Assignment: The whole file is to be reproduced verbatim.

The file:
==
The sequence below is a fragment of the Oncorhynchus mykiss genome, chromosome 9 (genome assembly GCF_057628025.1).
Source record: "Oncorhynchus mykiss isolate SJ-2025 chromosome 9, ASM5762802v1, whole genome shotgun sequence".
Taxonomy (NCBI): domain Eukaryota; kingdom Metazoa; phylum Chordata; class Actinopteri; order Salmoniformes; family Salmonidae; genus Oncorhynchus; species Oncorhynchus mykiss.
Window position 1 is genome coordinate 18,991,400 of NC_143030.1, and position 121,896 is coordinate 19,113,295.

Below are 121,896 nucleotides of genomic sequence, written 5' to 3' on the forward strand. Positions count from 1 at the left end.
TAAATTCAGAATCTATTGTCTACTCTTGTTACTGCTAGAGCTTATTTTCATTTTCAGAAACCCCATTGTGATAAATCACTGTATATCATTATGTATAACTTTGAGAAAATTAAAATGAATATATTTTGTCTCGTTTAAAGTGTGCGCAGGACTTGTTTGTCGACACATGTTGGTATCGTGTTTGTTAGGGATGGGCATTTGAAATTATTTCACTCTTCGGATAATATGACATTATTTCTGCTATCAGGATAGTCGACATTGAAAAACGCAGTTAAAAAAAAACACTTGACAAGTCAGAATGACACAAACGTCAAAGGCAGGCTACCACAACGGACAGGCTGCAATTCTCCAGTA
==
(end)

The sequence below is a fragment of the Oncorhynchus mykiss genome, chromosome 9 (genome assembly GCF_057628025.1).
Source record: "Oncorhynchus mykiss isolate SJ-2025 chromosome 9, ASM5762802v1, whole genome shotgun sequence".
Taxonomy (NCBI): domain Eukaryota; kingdom Metazoa; phylum Chordata; class Actinopteri; order Salmoniformes; family Salmonidae; genus Oncorhynchus; species Oncorhynchus mykiss.
Window position 1 is genome coordinate 18,991,400 of NC_143030.1, and position 121,896 is coordinate 19,113,295.

Below are 121,896 nucleotides of genomic sequence, written 5' to 3' on the forward strand. Positions count from 1 at the left end.
TAAATTCAGAATCTATTGTCTACTCTTGTTACTGCTAGAGCTTATTTTCATTTTCAGAAACCCCATTGTGATAAATCACTGTATATCATTATGTATAACTTTGAGAAAATTAAAATGAATATATTTTGTCTCGTTTAAAGTGTGCGCAGGACTTGTTTGTCGACACATGTTGGTATCGTGTTTGTTAGGGATGGGCATTTGAAATTATTTCACTCTTCGGATAATATGACATTATTTCTGCTATCAGGATAGTCGACATTGAAAAACGCAGTTAAAAAAAAACACTTGACAAGTCAGAATGACACAAACGTCAAAGGCAGGCTACCACAACGGACAGGCTGCAATTCTCCAGTA